I had a blues man in back, and a beautician at the wheel
We going downtown in the middle of the night
We laughing and I’m jokin’ and we feelin’ alright

Oh I’m bad, I’m nationwide
Yes I’m bad, I’m nationwide

Easin’ down the highway in a new Cadillac
I had a fine fox in front, I had three more in the back
They sportin’ short dresses, wearin’ spike-heel shoes
They smokin’ Lucky Strikes, and wearing nylons too

‘Cause we bad, we nationwide
Yeah we bad, we nationwide

Well I was movin’ down the road in my V-8 Ford
I had a shine on my boots, I had my sideburns lowered
With my New York brim and my gold tooth displayed
Nobody give me trouble ’cause they know I got it made

I’m bad, I’m nationwide
Well I’m bad, bad, bad, bad, bad, I’m nationwide
Yes man!

Slang from the Seventies

I remember most of these. Once in a while when I’m in a good mood at work…I will slip some of these in just to see the reactions. I’m in IT so I can get by with it…we are viewed as weird anyway. I never realized how much out of date slang there is out there. This doesn’t even scratch the surface.

Do Me a Solid – do me a favor

To the Max – I still use this one…it contains my name so it fits.

Disco Biscuits – Quaaludes

Cool Beans – Not a side dish but it’s cool

10-4 – good buddy – an understanding

Sweet! – very cool

Psyche – To fake someone out…love this one

Groovy – Everything is cool

Stop dipping in my Kool-Aid – Stop getting into my business

Do Me A Solid – Do me a favor

Catch you on the flip-side – See you later

Far Out – Cool and groovy

Can You Dig It – Do you understand

Wicked – Awesome

The Skinny – The lowdown

Good Night Johnboy – from the Waltons…a form of goodbye

Dy-no-mite! – JJ or Jimmy Walker from Goodtimes…something that is great.

Dream On – Saying something is unrealistic

The Man – Well this one is used today…the authority, corporations, police, government… the boss

Bitch’n – very cool

Gimme Five – This one has totally vanished…I’m updating this one…many do this with kids now…so I see a comeback.

No Way, Jose – Not going to happen

That’s Bogus – Not fair


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Walter Egan – Magnet and Steel

One of my favorite pop/rock songs. Beautifully crafted melody. In 1978 this song peaked at #8 in the Billboard 100. Walter wrote this song about Stevie Nicks and she sang on the track. The bass and drum sound in this song is fantastic.

From Songfacts.

Stevie Nicks sang on this track and provided inspiration for the lyrics. Walter Egan tells us about this song:

“In 1976 I was living in Pomona, California and I had a notion to write a song with the ‘stroll’ beat (made famous by Chuck Willis) and so began the rough outline of what was tentatively called ‘Don’t Turn Away Now.’ Now, this was also at the time of putting together my first album, Fundamental Roll, and my two new friends and producers, Lindsey Buckingham and Stevie Nicks and I were starting the recording process.

On the night when Stevie did the background vocals for my song ‘Tunnel o’ Love,’ my nascent amorous feelings toward her came into a sharper focus – I was smitten by the kitten, as they say. It was on my drive home at 3 AM from Van Nuys to Pomona that I happened to be behind a metal flake blue Continental with ground effects and a diamond window in back. I was inspired by the car’s license plate: “Not Shy.”

By the time I pulled into my driveway I had formulated the lyrics and come up with the magnet metaphor. From there the song was finished in 15 minutes.

It was especially satisfying to have Stevie sing on ‘Magnet,’ since it was about her (and me).”

This was used in the 1997 movie Boogie Nights.

This was Egan’s only Top 40 chart entry for his own recordings, though he also wrote Night’s first hit, “Hot Summer Nights,” which reached #18.

Magnet and Steel

Ooh ooh ah
Now I told you so you ought to know
Ooh it takes some time for a feelin’ to grow
Ooh you’re so close now I can’t let you go
Ooh and I can’t let go
For you are a magnet and I am steel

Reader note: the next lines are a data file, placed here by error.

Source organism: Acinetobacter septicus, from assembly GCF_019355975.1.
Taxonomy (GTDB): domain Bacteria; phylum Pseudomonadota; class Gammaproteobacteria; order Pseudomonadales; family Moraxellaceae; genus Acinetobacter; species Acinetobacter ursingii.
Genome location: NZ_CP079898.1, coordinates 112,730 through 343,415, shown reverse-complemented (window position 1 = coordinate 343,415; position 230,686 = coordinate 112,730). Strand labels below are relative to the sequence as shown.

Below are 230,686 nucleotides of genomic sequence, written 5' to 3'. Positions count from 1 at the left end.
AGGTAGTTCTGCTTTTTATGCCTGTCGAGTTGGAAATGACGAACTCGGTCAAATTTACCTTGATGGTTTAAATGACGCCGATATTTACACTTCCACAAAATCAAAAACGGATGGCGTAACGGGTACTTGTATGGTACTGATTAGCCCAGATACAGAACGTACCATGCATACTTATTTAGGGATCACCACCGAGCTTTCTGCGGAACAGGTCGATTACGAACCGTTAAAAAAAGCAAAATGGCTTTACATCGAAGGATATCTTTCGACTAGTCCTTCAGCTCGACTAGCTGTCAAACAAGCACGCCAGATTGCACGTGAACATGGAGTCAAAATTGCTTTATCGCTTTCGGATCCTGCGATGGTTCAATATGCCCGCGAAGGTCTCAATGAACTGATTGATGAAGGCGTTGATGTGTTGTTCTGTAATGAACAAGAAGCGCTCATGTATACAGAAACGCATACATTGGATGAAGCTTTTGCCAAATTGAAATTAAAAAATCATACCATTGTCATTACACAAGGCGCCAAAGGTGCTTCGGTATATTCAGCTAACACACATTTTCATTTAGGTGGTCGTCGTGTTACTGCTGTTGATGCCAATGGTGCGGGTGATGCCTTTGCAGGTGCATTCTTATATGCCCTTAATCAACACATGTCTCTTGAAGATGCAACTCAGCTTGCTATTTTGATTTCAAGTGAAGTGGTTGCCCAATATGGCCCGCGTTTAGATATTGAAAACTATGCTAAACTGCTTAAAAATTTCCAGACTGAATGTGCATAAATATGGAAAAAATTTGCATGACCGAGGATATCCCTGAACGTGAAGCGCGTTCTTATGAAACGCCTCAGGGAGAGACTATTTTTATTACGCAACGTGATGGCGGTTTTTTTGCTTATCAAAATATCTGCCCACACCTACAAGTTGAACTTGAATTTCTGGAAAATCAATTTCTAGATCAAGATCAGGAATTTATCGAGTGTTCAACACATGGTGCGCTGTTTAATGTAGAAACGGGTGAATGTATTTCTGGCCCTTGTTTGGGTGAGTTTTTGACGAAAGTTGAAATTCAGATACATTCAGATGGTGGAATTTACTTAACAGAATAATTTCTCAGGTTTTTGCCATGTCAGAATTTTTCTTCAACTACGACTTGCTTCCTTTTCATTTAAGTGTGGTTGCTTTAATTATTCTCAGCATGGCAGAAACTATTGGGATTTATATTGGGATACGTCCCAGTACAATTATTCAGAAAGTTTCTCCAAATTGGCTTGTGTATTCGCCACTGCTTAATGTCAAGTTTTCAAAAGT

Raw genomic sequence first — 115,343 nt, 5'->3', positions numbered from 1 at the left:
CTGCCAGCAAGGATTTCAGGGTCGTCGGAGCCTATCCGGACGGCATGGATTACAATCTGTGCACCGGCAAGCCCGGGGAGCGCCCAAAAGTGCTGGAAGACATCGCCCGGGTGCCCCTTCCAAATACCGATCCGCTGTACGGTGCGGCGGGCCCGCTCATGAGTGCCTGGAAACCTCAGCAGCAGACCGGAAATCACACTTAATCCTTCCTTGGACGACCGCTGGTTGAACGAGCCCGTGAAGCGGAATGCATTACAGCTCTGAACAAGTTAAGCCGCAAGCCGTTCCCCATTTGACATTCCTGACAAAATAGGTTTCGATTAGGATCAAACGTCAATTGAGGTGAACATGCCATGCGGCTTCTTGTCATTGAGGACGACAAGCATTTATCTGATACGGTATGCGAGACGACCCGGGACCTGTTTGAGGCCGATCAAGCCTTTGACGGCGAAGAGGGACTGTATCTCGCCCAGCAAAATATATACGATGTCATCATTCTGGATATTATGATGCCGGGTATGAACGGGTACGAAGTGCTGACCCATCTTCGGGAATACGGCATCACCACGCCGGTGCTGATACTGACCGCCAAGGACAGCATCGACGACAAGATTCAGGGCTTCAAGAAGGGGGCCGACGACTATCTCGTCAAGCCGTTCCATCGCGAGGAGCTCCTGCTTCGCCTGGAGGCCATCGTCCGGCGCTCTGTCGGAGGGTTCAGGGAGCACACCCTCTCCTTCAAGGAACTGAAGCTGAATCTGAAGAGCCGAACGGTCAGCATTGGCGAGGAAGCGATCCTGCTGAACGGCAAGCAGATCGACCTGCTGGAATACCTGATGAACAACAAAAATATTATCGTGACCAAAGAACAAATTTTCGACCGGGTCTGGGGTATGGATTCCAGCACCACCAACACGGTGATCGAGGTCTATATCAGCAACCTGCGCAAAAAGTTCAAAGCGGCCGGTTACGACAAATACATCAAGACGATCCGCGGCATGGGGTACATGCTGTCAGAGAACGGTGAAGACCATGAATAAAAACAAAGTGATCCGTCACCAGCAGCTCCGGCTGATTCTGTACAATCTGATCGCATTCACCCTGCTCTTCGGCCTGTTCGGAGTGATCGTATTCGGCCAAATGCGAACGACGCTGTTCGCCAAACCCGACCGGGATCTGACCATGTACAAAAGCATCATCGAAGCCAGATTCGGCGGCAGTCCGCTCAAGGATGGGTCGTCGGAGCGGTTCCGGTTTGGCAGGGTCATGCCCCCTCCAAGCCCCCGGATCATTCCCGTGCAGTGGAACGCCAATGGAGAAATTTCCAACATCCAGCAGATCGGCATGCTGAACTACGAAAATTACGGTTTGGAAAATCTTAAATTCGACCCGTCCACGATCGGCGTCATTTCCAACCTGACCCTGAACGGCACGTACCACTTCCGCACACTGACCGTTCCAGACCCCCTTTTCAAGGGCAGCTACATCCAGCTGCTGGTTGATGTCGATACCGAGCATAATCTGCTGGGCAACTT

I can’t hope that I’ll hold you for long
Ooh you’re a woman who’s lost to your song
Ooh but the love that I feel is so strong
Ooh and it can’t be wrong

With you I’m not shy to show the way I feel
With you I might try my secrets to reveal
For you are a magnet and I am steel
For you are a magnet and I am steel


Steely Dan – Dirty Work

This song came off the Can’t Buy a Thrill album. It’s a song about an affair from the man’s point of view.  The song is well known but it did not chart and I will add that I am surprised. I have double checked the charts… Donald Fagen and Walter Becker wrote the song and it was sung by David Palmer.

Becker and Fagen debated leaving the song on the album. It has since also recorded by other artists, including The Pointer Sisters, Iain Matthews, and Melissa Manchester.

David Palmer has recently sued Steely Dan in 2014 for digital royalties.


Dirty Work

Times are hard
You’re afraid to pay the fee
So you find yourself somebody
Who can do the job for free
When you need a bit of lovin’
Cause your man is out of town
That’s the time you get me runnin’
And you know I’ll be around

I’m a fool to do your dirty work
Oh yeah
I don’t want to do your dirty work
No more
I’m a fool to do your dirty work
Oh yeah

Light the candle
Put the lock upon the door
You have sent the maid home early
Like a thousand times before
Like the castle in its corner
In a medieval game
I foresee terrible trouble
And I stay here just the same

I’m a fool to do your dirty work
Oh yeah
I don’t want to do your dirty work
No more
I’m a fool to do your dirty work
Oh yeah


I’ve always liked Tie-Dye shirts and whatever else that it is applied to. I’ve bought some things at street fairs and watched them as they did it. There is an art to doing it.

I’m astonished they did this in the 1920s.

Methods of tie-dye were formed in India, Japan, and Africa as early as the sixth century. the oldest known tie-dye tradition that is still practiced is an Indian method called Bandhani.

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Tie-Dye was popular in the 1920s from home decorating to dresses.

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In the sixties, tie-dye soared in America with the hippie movement. Hippies wanted to throw off the norm of the fifties with flashy and out of the norm clothes.

Before tie-dye became popular, Rit Dye was struggling. Don Price, a marketer for Hellmann’s Mayonnaise, began a marketing campaign for the dye in Greenwich Village, where many hippies lived. He went door to door, looking for artists who would use Rit for tie-dyeing. Then came Will and Eileen Richardson, two retired artists who made tie-dye pieces that Price showed to designers and fashion editors. After clothing designer Halston started using tie-dye in his designs, stars such as Janis Joplin were wearing it. Soon enough, tie-dye became a bandwagon the entire youth generation jumped on.

To this day you can go anywhere and buy anything tie-dyed you want…it’s not just for the counterculture anymore.